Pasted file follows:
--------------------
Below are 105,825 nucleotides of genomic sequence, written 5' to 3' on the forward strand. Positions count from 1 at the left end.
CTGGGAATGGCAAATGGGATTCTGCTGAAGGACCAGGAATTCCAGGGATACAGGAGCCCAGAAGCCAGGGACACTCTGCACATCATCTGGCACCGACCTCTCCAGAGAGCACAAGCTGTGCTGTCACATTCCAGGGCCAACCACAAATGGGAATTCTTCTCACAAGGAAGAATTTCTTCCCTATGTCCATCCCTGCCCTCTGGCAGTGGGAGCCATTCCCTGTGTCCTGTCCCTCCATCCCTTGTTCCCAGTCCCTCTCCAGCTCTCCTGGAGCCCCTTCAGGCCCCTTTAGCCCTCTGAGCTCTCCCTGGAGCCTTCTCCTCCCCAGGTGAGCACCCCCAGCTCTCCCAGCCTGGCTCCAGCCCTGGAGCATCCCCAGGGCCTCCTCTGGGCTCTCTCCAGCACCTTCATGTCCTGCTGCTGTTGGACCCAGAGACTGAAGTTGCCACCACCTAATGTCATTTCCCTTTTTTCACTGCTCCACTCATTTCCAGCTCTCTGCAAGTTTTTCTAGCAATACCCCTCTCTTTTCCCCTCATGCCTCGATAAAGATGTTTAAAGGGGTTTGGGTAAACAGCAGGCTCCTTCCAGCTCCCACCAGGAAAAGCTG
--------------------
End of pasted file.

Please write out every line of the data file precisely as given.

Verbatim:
Below are 105,825 nucleotides of genomic sequence, written 5' to 3' on the forward strand. Positions count from 1 at the left end.
CTGGGAATGGCAAATGGGATTCTGCTGAAGGACCAGGAATTCCAGGGATACAGGAGCCCAGAAGCCAGGGACACTCTGCACATCATCTGGCACCGACCTCTCCAGAGAGCACAAGCTGTGCTGTCACATTCCAGGGCCAACCACAAATGGGAATTCTTCTCACAAGGAAGAATTTCTTCCCTATGTCCATCCCTGCCCTCTGGCAGTGGGAGCCATTCCCTGTGTCCTGTCCCTCCATCCCTTGTTCCCAGTCCCTCTCCAGCTCTCCTGGAGCCCCTTCAGGCCCCTTTAGCCCTCTGAGCTCTCCCTGGAGCCTTCTCCTCCCCAGGTGAGCACCCCCAGCTCTCCCAGCCTGGCTCCAGCCCTGGAGCATCCCCAGGGCCTCCTCTGGGCTCTCTCCAGCACCTTCATGTCCTGCTGCTGTTGGACCCAGAGACTGAAGTTGCCACCACCTAATGTCATTTCCCTTTTTTCACTGCTCCACTCATTTCCAGCTCTCTGCAAGTTTTTCTAGCAATACCCCTCTCTTTTCCCCTCATGCCTCGATAAAGATGTTTAAAGGGGTTTGGGTAAACAGCAGGCTCCTTCCAGCTCCCACCAGGAAAAGCTG